HOA Transfer Fees Cost Homeowners and Businesses Millions

5 Replies

The HOA Transfer Fee is assessed HOA home owners upon the sale of their home. The fee ranges from under $50 to over $1,000 with no requirement to justify the fee based on work performed. It's pay it or you can't sell your home. Misunderstood is the fact that the fee is not retained by or amount determined by the HOA but by the HOA's property manager. The fee is not negotiable nor can the services it supposedly provides be shopped for in the market place. Worse yet the fee is not legally mandatory like taxes and filing fees but unquestionably entered on closing documents. The fee costs Colorado home owners upwards of $10 million a year.

The fee was made illegal via SB 11-234 on all residential home sales except those with community associations such as HOAs, condominiums, mobile home parks, and time shares. The fee can be assessed home owners for unreimbursed costs incurred by property managers related to the sale of a home in an HOA. Thus only extraordinary costs apply. At no time in the debate to allow this fee has anyone from the property management industry and their trade group, Community Association Institute (CAI), offered evidence of what these unreimbursed expenses were to warrant any fee let alone fees averaging $350+. Home owners pay HOA dues to cover updates to administrative and billing records, changing and exchanging security codes and cards, creating monthly billings and home owner financial status documents. The dues also pay for updating and making readily available copies (for a small fee) of HOA governing documents. So why are home owners being charged $350 on average to do what they are already paying for?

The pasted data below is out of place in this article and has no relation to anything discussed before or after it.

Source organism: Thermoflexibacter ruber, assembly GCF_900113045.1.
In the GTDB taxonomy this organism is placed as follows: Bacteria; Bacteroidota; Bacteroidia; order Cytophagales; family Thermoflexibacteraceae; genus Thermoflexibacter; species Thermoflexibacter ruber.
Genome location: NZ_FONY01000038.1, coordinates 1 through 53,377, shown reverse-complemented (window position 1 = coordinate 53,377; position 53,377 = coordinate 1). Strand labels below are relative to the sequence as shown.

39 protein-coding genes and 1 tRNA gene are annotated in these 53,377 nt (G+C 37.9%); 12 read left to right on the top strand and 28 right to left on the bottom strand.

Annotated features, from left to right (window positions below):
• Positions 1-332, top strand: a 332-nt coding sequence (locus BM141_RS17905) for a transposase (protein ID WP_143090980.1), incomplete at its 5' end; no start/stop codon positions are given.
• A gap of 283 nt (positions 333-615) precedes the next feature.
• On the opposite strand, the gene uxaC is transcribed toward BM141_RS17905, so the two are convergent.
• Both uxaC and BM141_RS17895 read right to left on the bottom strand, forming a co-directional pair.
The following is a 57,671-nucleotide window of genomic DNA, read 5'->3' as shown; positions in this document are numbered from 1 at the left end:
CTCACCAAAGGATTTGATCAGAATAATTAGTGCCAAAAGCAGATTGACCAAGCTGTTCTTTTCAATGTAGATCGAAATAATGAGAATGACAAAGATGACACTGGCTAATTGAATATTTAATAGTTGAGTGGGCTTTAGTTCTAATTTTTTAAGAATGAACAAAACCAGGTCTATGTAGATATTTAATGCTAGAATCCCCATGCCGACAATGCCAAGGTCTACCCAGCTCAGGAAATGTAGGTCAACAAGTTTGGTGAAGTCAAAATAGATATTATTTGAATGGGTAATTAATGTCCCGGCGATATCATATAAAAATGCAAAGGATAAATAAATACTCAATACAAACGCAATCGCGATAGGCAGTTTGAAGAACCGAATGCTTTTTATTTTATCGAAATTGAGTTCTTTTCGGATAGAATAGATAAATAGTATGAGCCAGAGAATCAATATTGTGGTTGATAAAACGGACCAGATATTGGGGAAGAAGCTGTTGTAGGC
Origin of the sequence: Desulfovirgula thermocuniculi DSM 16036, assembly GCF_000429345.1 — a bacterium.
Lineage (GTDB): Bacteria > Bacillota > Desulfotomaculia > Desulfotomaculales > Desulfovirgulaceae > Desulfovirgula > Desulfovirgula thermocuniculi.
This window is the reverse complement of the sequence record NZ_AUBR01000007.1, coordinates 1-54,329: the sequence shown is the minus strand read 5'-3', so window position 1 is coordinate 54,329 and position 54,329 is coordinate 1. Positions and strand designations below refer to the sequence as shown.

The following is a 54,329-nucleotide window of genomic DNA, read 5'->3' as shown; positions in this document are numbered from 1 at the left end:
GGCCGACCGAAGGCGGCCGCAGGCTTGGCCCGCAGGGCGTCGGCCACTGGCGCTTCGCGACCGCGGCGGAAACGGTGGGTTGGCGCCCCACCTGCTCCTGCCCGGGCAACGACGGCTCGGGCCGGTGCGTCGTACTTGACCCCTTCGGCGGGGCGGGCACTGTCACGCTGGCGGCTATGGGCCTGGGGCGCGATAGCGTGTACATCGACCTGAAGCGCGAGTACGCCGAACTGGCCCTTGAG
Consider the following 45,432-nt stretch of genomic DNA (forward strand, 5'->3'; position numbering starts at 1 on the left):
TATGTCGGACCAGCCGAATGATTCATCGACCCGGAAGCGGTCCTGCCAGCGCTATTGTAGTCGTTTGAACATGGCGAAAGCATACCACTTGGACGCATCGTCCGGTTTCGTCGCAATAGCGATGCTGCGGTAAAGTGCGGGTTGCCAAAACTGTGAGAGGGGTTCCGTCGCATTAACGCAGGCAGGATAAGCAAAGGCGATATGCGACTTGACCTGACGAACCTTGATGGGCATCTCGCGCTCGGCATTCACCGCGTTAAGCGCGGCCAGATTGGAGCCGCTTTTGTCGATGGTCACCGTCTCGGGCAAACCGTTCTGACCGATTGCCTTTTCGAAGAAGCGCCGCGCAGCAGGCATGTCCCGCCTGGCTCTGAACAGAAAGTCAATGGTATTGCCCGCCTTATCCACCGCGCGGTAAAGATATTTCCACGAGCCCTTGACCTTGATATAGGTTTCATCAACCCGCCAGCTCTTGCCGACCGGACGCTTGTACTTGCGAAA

There is more. Title/home closing companies charge a document fee averaging $150. This in part/full is to cover costs associated with ensuring the buyer receives copies of the HOA governing documents and a Status Letter (no more than a final billing statement indicating the home owner's financial status with the HOA). The property manager, not the HOA, can bill the Title company a fee in any amount to provide this information. Thus the Title company may or may not use the fee in total to cover their own costs. As mentioned, the HOA official documents can be obtained free by the home owner/Realtor via the HOA's web site and hard copies cost no more than $25 and the home owner has already compensated the property manager to complete these ordinary tasks with their HOA dues.